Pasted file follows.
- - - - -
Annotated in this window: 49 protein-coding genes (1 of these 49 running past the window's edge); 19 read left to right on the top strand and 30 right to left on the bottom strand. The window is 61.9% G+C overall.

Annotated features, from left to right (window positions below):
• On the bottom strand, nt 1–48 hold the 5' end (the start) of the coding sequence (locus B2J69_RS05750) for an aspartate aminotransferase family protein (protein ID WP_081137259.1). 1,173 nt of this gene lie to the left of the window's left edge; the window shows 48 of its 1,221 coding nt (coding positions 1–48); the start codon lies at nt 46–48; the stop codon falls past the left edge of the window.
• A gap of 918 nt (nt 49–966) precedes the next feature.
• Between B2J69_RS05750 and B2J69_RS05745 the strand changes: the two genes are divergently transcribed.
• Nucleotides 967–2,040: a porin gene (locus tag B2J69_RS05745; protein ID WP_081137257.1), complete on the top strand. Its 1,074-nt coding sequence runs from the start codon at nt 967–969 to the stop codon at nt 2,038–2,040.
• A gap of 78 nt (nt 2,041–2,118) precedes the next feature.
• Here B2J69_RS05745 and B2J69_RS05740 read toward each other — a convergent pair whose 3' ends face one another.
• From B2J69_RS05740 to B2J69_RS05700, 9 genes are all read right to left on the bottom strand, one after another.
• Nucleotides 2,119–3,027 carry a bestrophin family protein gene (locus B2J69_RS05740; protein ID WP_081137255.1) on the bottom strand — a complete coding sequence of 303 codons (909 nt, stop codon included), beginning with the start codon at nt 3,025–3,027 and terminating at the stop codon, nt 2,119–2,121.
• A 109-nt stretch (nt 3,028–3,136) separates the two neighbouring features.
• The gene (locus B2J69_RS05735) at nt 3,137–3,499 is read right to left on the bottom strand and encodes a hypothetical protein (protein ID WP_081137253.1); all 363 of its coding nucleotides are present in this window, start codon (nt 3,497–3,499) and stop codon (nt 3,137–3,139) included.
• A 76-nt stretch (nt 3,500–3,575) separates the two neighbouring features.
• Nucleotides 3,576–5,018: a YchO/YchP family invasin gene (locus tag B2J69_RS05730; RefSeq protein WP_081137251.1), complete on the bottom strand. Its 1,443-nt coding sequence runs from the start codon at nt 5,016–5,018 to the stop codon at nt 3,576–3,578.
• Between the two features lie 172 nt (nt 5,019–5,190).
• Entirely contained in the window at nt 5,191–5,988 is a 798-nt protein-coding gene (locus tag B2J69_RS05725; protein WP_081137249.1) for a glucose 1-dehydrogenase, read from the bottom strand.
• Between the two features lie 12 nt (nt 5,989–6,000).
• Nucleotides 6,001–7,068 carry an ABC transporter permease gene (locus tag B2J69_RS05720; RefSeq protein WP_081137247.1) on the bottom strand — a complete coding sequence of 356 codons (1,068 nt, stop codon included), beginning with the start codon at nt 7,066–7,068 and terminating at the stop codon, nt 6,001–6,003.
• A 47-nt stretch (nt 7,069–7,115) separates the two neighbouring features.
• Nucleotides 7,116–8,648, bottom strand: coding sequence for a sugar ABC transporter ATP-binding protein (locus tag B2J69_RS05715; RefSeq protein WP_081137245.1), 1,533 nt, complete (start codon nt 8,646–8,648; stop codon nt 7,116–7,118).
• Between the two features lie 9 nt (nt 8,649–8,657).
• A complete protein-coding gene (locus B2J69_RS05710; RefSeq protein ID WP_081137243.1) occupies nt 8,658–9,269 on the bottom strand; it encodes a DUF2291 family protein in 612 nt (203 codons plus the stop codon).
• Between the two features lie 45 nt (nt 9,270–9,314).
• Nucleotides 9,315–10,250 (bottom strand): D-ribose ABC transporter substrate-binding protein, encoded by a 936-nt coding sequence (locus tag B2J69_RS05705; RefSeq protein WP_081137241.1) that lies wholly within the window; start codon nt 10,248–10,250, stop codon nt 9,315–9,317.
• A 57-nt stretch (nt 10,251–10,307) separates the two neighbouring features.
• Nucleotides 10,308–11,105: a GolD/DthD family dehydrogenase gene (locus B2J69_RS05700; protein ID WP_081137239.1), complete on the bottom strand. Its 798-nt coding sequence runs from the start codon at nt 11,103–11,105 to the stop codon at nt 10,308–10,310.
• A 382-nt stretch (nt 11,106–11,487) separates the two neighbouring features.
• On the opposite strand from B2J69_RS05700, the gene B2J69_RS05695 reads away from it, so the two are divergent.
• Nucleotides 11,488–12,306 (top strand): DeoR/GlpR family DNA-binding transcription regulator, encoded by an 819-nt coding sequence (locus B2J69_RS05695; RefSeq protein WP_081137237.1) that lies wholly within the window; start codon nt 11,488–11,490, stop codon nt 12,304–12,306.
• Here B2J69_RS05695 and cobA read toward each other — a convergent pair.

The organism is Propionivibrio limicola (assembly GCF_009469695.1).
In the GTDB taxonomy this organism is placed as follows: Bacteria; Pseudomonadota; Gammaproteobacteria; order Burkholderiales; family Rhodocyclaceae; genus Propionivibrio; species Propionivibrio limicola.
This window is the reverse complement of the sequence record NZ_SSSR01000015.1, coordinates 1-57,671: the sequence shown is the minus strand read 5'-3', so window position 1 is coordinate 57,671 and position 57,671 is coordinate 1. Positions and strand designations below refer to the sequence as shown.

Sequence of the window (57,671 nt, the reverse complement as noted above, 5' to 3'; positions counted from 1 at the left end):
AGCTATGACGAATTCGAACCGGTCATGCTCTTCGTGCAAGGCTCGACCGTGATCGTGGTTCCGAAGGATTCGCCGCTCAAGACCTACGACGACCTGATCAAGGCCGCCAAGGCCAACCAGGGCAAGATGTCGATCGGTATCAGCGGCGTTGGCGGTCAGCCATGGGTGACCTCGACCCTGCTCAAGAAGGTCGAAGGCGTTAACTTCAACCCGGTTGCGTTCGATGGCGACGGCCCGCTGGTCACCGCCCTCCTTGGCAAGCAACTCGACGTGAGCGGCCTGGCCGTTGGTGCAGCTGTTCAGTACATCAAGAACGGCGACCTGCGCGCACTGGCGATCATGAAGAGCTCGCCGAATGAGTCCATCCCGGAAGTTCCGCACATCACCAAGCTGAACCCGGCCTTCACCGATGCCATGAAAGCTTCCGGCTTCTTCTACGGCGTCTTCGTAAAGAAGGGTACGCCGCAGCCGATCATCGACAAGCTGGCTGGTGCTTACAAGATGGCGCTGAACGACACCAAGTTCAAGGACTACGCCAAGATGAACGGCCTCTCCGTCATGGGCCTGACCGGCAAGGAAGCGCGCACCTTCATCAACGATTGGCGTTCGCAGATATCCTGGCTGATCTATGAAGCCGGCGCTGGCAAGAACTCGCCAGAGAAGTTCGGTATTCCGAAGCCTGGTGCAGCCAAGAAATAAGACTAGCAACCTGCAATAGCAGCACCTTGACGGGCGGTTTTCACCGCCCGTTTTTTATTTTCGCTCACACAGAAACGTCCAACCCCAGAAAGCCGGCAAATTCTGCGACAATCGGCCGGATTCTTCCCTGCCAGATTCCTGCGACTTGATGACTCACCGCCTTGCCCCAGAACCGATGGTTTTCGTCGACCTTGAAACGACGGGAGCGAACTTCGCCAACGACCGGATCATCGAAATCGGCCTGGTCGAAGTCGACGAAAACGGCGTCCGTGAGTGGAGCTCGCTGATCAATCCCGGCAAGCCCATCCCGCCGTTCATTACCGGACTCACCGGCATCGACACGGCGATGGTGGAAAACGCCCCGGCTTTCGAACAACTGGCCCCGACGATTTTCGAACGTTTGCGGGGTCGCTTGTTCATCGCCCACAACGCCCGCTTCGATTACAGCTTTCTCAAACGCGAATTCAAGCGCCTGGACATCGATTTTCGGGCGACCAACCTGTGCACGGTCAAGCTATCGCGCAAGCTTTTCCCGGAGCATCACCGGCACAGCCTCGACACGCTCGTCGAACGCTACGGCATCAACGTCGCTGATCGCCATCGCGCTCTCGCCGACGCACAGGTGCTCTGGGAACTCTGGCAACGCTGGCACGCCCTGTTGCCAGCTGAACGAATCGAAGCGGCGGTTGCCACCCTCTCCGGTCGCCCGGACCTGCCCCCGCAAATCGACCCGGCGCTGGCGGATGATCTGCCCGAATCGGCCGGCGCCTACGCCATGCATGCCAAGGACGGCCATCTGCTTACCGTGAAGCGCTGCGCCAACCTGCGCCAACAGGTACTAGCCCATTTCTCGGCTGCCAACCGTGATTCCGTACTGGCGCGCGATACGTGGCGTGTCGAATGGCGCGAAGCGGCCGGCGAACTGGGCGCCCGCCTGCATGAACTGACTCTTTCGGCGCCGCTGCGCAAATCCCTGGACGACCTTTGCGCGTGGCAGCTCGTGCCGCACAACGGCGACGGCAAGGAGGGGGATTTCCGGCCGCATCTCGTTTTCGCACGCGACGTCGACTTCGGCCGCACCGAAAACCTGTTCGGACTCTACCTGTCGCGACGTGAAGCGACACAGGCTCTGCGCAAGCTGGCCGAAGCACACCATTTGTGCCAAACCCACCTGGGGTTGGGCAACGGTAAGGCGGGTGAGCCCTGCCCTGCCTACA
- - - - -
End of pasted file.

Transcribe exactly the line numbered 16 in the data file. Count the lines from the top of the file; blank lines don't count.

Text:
• Entirely contained in the window at nt 5,191–5,988 is a 798-nt protein-coding gene (locus tag B2J69_RS05725; protein WP_081137249.1) for a glucose 1-dehydrogenase, read from the bottom strand.